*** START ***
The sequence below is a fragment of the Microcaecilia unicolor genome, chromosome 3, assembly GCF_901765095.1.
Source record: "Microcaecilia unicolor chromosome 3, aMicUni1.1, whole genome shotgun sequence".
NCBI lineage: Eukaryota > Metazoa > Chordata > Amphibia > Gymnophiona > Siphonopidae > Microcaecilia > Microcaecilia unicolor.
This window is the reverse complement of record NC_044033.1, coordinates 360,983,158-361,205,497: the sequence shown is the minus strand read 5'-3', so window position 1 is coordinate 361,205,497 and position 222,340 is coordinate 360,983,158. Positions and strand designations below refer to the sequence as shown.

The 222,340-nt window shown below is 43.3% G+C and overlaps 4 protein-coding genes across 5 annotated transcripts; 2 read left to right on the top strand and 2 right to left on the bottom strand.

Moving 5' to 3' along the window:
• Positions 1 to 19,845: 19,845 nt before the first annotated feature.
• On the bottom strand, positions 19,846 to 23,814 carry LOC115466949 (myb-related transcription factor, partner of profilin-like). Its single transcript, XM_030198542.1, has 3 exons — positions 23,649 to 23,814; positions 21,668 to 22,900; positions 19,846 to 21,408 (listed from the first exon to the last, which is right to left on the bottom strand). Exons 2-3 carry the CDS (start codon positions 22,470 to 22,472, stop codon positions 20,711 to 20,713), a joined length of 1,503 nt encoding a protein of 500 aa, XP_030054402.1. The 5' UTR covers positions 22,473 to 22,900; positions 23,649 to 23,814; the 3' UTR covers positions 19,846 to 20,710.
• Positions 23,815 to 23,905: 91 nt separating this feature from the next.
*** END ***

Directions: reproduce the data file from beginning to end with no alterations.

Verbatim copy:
The sequence below is a fragment of the Microcaecilia unicolor genome, chromosome 3, assembly GCF_901765095.1.
Source record: "Microcaecilia unicolor chromosome 3, aMicUni1.1, whole genome shotgun sequence".
NCBI lineage: Eukaryota > Metazoa > Chordata > Amphibia > Gymnophiona > Siphonopidae > Microcaecilia > Microcaecilia unicolor.
This window is the reverse complement of record NC_044033.1, coordinates 360,983,158-361,205,497: the sequence shown is the minus strand read 5'-3', so window position 1 is coordinate 361,205,497 and position 222,340 is coordinate 360,983,158. Positions and strand designations below refer to the sequence as shown.

The 222,340-nt window shown below is 43.3% G+C and overlaps 4 protein-coding genes across 5 annotated transcripts; 2 read left to right on the top strand and 2 right to left on the bottom strand.

Moving 5' to 3' along the window:
• Positions 1 to 19,845: 19,845 nt before the first annotated feature.
• On the bottom strand, positions 19,846 to 23,814 carry LOC115466949 (myb-related transcription factor, partner of profilin-like). Its single transcript, XM_030198542.1, has 3 exons — positions 23,649 to 23,814; positions 21,668 to 22,900; positions 19,846 to 21,408 (listed from the first exon to the last, which is right to left on the bottom strand). Exons 2-3 carry the CDS (start codon positions 22,470 to 22,472, stop codon positions 20,711 to 20,713), a joined length of 1,503 nt encoding a protein of 500 aa, XP_030054402.1. The 5' UTR covers positions 22,473 to 22,900; positions 23,649 to 23,814; the 3' UTR covers positions 19,846 to 20,710.
• Positions 23,815 to 23,905: 91 nt separating this feature from the next.